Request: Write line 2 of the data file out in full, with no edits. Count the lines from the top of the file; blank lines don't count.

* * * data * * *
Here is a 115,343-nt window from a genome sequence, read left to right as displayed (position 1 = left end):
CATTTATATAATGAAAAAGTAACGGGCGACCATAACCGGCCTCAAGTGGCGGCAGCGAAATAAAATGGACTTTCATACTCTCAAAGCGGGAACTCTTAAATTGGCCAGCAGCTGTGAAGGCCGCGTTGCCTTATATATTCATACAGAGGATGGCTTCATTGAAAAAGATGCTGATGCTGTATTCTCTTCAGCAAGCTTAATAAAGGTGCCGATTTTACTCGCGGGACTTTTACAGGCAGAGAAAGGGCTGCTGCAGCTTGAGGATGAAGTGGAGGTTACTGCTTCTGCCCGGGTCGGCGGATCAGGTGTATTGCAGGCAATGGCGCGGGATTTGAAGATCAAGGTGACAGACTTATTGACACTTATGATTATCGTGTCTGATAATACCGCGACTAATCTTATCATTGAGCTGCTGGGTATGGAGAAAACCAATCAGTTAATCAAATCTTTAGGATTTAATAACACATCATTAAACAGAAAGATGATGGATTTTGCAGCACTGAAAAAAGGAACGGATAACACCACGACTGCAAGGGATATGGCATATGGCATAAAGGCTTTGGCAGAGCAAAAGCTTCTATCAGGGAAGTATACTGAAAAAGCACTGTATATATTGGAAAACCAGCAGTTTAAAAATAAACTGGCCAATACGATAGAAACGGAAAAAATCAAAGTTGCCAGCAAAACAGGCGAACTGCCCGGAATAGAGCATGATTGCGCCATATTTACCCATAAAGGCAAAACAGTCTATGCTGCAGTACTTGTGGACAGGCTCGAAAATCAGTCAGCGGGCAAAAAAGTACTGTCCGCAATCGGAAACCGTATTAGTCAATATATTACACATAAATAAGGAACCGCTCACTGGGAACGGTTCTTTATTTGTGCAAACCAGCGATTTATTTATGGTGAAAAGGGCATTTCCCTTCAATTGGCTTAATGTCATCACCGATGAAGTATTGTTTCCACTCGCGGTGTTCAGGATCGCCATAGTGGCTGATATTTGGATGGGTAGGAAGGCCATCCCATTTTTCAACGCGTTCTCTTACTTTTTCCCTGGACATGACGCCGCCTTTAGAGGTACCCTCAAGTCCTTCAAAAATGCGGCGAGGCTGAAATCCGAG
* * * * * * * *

CATTTATATAATGAAAAAGTAACGGGCGACCATAACCGGCCTCAAGTGGCGGCAGCGAAATAAAATGGACTTTCATACTCTCAAAGCGGGAACTCTTAAATTGGCCAGCAGCTGTGAAGGCCGCGTTGCCTTATATATTCATACAGAGGATGGCTTCATTGAAAAAGATGCTGATGCTGTATTCTCTTCAGCAAGCTTAATAAAGGTGCCGATTTTACTCGCGGGACTTTTACAGGCAGAGAAAGGGCTGCTGCAGCTTGAGGATGAAGTGGAGGTTACTGCTTCTGCCCGGGTCGGCGGATCAGGTGTATTGCAGGCAATGGCGCGGGATTTGAAGATCAAGGTGACAGACTTATTGACACTTATGATTATCGTGTCTGATAATACCGCGACTAATCTTATCATTGAGCTGCTGGGTATGGAGAAAACCAATCAGTTAATCAAATCTTTAGGATTTAATAACACATCATTAAACAGAAAGATGATGGATTTTGCAGCACTGAAAAAAGGAACGGATAACACCACGACTGCAAGGGATATGGCATATGGCATAAAGGCTTTGGCAGAGCAAAAGCTTCTATCAGGGAAGTATACTGAAAAAGCACTGTATATATTGGAAAACCAGCAGTTTAAAAATAAACTGGCCAATACGATAGAAACGGAAAAAATCAAAGTTGCCAGCAAAACAGGCGAACTGCCCGGAATAGAGCATGATTGCGCCATATTTACCCATAAAGGCAAAACAGTCTATGCTGCAGTACTTGTGGACAGGCTCGAAAATCAGTCAGCGGGCAAAAAAGTACTGTCCGCAATCGGAAACCGTATTAGTCAATATATTACACATAAATAAGGAACCGCTCACTGGGAACGGTTCTTTATTTGTGCAAACCAGCGATTTATTTATGGTGAAAAGGGCATTTCCCTTCAATTGGCTTAATGTCATCACCGATGAAGTATTGTTTCCACTCGCGGTGTTCAGGATCGCCATAGTGGCTGATATTTGGATGGGTAGGAAGGCCATCCCATTTTTCAACGCGTTCTCTTACTTTTTCCCTGGACATGACGCCGCCTTTAGAGGTACCCTCAAGTCCTTCAAAAATGCGGCGAGGCTGAAATCCGAG